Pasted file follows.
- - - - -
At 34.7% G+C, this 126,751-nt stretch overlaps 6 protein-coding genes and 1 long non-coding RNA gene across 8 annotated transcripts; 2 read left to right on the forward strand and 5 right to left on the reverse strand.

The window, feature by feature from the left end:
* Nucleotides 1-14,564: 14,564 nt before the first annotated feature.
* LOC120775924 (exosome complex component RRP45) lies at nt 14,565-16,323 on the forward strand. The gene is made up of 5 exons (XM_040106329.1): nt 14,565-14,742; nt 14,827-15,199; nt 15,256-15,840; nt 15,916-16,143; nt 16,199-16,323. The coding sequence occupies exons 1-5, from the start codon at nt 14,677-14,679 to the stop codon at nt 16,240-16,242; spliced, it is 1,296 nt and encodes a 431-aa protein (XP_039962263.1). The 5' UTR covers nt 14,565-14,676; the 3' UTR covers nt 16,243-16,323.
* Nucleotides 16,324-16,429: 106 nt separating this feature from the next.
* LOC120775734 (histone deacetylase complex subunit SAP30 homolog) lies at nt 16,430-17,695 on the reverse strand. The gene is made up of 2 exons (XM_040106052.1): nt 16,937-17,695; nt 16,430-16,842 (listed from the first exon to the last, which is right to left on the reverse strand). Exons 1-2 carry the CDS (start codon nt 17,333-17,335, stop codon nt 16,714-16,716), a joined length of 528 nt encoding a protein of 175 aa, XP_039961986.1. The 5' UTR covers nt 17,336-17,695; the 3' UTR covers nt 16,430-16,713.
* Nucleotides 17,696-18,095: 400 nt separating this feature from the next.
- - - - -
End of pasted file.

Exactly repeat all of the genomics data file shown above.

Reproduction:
At 34.7% G+C, this 126,751-nt stretch overlaps 6 protein-coding genes and 1 long non-coding RNA gene across 8 annotated transcripts; 2 read left to right on the forward strand and 5 right to left on the reverse strand.

The window, feature by feature from the left end:
* Nucleotides 1-14,564: 14,564 nt before the first annotated feature.
* LOC120775924 (exosome complex component RRP45) lies at nt 14,565-16,323 on the forward strand. The gene is made up of 5 exons (XM_040106329.1): nt 14,565-14,742; nt 14,827-15,199; nt 15,256-15,840; nt 15,916-16,143; nt 16,199-16,323. The coding sequence occupies exons 1-5, from the start codon at nt 14,677-14,679 to the stop codon at nt 16,240-16,242; spliced, it is 1,296 nt and encodes a 431-aa protein (XP_039962263.1). The 5' UTR covers nt 14,565-14,676; the 3' UTR covers nt 16,243-16,323.
* Nucleotides 16,324-16,429: 106 nt separating this feature from the next.
* LOC120775734 (histone deacetylase complex subunit SAP30 homolog) lies at nt 16,430-17,695 on the reverse strand. The gene is made up of 2 exons (XM_040106052.1): nt 16,937-17,695; nt 16,430-16,842 (listed from the first exon to the last, which is right to left on the reverse strand). Exons 1-2 carry the CDS (start codon nt 17,333-17,335, stop codon nt 16,714-16,716), a joined length of 528 nt encoding a protein of 175 aa, XP_039961986.1. The 5' UTR covers nt 17,336-17,695; the 3' UTR covers nt 16,430-16,713.
* Nucleotides 17,696-18,095: 400 nt separating this feature from the next.